A manufacturing worker shortage in Louisville and beyond is creating “major challenges” for businesses and hampering economic growth, a top-level General Electric executive said today.
Chip Blankenship, president and CEO of GE Appliances, said manufacturers in Louisville — and across Kentucky and the nation — are competing for the same shrinking pool of job applicants.
“We are in a crisis,” Blankenship said.
To help address the shortage, GE managers joined school leaders and Mayor Greg Fischer at GE’s campus to announce nearly $150,000 in grants to two local schools to help bolster their technical education capabilities.
About 30 students and educators from Bullitt County Area Technology Center and Jeffersontown High School toured GE’s dishwasher plant and learned about design and rapid prototyping.
The grants, from GE and Amatrol (a Jeffersonville firm focused on technical education) and new partnerships with local manufacturers will help the schools better prepare students for manufacturing careers, from machine operators to maintenance technicians and engineers — and help business find more qualified employees.
GE started manufacturing in Louisville in 1953. Today, its 900-acre campus includes five manufacturing plants that employ about 6,000 people who make household products including dishwashers, refrigerators and hot water heaters. Through the end of next year, GE will have invested about $1 billion and hired 3,000 employees in its Louisville facilities since 2011.
But, GE leaders said, finding qualified workers has been difficult.
GE hires between 25 and 50 employees per month to replace retirees or people who get promoted or leave for other jobs. And although the company gets thousands of applicants, many do not meet the company’s minimum qualifications or expectations. More than half of the applicants are removed from consideration for reasons including a criminal record, a failed drug test or because they lack a high school diploma, said Bob Kissinger, chief manufacturing engineer.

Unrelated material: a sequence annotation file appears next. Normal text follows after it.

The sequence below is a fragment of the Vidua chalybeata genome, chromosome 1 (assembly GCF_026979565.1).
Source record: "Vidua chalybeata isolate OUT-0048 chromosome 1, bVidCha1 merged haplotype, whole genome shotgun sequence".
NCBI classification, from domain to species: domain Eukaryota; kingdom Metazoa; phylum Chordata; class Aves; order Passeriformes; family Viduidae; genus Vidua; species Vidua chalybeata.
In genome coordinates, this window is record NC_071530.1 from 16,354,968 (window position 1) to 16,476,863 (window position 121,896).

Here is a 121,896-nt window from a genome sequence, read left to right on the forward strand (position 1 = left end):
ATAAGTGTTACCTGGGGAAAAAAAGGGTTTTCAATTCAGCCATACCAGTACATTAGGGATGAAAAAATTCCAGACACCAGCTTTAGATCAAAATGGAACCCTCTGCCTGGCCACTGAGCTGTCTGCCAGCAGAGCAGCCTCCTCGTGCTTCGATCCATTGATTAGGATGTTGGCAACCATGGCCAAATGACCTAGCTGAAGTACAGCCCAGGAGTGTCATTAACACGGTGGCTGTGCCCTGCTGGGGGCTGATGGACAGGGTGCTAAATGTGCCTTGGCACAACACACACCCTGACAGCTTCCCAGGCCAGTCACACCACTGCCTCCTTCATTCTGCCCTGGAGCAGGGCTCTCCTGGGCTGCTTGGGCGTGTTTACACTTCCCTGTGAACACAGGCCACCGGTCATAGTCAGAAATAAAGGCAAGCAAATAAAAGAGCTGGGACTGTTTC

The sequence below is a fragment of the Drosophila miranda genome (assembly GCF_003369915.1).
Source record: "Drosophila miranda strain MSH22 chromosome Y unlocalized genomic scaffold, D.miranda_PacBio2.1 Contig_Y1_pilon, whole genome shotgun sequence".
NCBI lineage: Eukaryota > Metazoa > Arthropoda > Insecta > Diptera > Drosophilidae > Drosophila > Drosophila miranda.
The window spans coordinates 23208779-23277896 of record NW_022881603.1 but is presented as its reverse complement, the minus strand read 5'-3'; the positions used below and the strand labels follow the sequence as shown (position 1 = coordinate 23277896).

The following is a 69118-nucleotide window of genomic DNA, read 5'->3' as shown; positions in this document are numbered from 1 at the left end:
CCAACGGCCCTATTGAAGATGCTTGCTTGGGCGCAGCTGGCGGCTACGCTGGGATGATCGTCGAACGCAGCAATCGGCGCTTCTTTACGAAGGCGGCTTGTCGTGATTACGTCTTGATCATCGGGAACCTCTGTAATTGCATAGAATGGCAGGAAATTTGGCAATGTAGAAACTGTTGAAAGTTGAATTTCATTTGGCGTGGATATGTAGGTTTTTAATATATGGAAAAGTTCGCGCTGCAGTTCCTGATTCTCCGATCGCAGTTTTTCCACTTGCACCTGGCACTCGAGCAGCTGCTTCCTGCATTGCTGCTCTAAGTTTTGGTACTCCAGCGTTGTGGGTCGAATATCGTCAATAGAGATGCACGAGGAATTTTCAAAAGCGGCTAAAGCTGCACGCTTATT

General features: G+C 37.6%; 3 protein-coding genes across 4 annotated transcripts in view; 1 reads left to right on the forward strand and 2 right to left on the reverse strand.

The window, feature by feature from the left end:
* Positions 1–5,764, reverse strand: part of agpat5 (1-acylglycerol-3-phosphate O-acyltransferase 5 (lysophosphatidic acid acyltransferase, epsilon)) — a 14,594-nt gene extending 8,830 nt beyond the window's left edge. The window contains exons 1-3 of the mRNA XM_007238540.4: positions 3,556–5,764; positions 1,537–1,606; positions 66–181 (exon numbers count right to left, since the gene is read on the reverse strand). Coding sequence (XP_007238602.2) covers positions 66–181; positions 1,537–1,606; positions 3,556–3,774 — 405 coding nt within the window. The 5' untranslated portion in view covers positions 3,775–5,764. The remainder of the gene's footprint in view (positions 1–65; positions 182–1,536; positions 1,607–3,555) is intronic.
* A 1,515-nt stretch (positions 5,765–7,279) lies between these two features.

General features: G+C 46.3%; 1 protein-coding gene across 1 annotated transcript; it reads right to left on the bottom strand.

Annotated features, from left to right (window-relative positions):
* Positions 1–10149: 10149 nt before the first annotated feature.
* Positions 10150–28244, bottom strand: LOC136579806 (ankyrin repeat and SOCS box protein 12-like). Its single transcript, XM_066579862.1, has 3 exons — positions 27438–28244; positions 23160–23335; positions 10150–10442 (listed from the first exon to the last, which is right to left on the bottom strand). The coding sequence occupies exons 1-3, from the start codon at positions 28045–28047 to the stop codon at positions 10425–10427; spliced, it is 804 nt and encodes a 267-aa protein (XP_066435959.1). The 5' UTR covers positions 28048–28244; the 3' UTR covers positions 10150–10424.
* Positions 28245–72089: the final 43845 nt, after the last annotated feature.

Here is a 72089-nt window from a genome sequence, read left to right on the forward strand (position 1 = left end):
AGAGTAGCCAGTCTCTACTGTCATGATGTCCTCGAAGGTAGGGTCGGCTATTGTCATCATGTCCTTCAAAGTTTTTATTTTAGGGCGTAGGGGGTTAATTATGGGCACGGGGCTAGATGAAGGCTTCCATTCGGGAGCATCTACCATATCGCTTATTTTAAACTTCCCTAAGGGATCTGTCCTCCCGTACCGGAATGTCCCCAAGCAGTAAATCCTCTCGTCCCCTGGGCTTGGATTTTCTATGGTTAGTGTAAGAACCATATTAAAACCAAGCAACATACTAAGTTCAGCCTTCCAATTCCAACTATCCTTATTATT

Many others lack soft skills such as showing up on time or being able to work in a team.
Kissinger said that GE and other companies have to start telling students at an earlier age about the kinds of qualifications and skills they need in manufacturing.
To a certain extent, the industry also is battling an image problem. Many parents of today’s students do not want their kids to work in manufacturing, because they expect facilities to be dirty and the work to be repetitive and low-tech.
But, Kissinger said, parents have to understand that today’s high-tech manufacturing offers viable careers.
Partnerships with schools
Some local young adults are learning that first-hand: Sixteen recent high school graduates are working with seven local manufacturers to complete a two-year program through which they will earn a certification as Advanced Manufacturing Technicians. The students take classes for two days a week and work in local manufacturing facilities the rest of the week, earning about $25,000 a year.
Once they complete the program, they can get hired by GE to continue two more years of training, after which they can get hired as AMTs earning $17 an hour, or about $35,000 per year — without any student loans.
Paige Woods, who graduated from Bullitt County Area Technology Center this year, joined GE in August, primarily because the company made a convincing case for the career during a presentation at the school — and because the company is paying for her education.
Woods said she has enjoyed the work, though for now much of it involves observing GE’s technicians and familiarizing herself with the equipment.
“It’s been a very interesting experience,” the recent graduate said. “It’s definitely a lot of work.”
Chijioke Brewer, 17, who is studying in an engineering program at Jeffersontown High school, toured the GE facility today with fellow students to get a closer look at manufacturing work.
Brewer said he enjoyed the tour, seeing the interaction among the employees and figuring out how companies maximize productivity. The experiences will help him when he runs his business someday, he said.
The teen already has been accepted to Murray State and Purdue universities. He plans to study mechanical, electrical or chemical engineering.
Brewer knew from an early age that he wanted to be an engineer. He used to draw bridges as a child, and at age 6, he disassembled a washing machine. His family was getting a new one, so he figured he could use the old one to satisfy his curiosity. His parents soon forgave him — especially because he dismantled the new machine, rather than the old one.
Angela Binkley, principal at Bullitt County Area Technology Center, said the visits to local manufacturers provide students with new perspectives.
“It’s a life-changing opportunity,” she said.
GE spokeswoman Kim Freeman said the company’s partnerships with local schools help introduce students to manufacturing careers and give them insights into the realities of work in a manufacturing facility.
“This isn’t your grandfather’s factory,” she said. “This is high-tech stuff.”
Interested in a GE career? Find more information here.